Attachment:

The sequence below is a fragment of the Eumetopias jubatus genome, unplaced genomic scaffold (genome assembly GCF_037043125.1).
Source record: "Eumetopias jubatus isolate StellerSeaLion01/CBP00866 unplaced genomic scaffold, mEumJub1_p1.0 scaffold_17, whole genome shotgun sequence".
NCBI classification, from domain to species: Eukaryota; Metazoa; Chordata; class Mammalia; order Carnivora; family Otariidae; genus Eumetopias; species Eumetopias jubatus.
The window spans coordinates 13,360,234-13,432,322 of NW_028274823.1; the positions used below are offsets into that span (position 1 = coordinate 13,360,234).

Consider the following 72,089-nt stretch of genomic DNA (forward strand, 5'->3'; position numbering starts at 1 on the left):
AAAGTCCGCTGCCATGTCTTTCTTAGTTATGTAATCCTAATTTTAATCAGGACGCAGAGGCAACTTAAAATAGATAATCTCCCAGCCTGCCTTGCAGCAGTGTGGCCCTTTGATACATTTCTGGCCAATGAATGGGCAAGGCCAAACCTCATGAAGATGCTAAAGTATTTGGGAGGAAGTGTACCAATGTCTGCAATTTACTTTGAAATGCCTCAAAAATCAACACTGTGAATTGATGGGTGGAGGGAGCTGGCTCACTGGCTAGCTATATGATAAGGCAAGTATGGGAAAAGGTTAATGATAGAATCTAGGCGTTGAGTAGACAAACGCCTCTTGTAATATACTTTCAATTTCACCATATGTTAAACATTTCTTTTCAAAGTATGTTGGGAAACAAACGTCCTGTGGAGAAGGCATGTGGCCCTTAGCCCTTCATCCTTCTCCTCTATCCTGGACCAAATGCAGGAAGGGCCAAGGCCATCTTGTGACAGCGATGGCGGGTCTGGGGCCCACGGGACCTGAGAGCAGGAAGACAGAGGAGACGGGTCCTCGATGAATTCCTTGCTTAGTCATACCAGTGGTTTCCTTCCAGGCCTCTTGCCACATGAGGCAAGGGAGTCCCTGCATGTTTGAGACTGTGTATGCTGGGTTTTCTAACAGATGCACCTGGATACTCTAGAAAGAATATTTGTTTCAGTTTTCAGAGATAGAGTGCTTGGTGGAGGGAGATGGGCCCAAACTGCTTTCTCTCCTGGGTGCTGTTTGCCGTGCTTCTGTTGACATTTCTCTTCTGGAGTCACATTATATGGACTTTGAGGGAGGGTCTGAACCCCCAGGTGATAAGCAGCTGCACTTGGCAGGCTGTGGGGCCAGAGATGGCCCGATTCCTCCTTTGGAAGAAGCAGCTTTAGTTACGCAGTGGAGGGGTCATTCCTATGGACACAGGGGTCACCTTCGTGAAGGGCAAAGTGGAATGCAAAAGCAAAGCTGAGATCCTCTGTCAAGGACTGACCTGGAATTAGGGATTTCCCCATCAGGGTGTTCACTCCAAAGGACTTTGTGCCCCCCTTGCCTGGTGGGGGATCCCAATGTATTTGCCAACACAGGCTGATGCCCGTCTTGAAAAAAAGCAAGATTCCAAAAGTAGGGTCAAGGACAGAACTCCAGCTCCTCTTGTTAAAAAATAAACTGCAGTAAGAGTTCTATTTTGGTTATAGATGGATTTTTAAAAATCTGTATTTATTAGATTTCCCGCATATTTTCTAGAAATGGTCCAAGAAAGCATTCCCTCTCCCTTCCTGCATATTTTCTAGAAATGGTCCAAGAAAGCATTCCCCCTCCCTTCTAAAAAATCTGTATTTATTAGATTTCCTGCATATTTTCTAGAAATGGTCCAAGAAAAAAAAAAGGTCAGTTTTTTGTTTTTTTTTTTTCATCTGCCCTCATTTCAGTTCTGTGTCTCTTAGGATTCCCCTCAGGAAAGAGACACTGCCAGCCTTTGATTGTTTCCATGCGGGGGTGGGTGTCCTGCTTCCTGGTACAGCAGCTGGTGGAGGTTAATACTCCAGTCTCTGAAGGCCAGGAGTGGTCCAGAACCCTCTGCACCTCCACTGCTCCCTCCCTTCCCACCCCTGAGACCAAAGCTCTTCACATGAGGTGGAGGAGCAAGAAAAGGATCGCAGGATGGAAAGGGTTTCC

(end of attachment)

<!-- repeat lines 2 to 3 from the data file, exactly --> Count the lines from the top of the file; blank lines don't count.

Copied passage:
Source record: "Eumetopias jubatus isolate StellerSeaLion01/CBP00866 unplaced genomic scaffold, mEumJub1_p1.0 scaffold_17, whole genome shotgun sequence".
NCBI classification, from domain to species: Eukaryota; Metazoa; Chordata; class Mammalia; order Carnivora; family Otariidae; genus Eumetopias; species Eumetopias jubatus.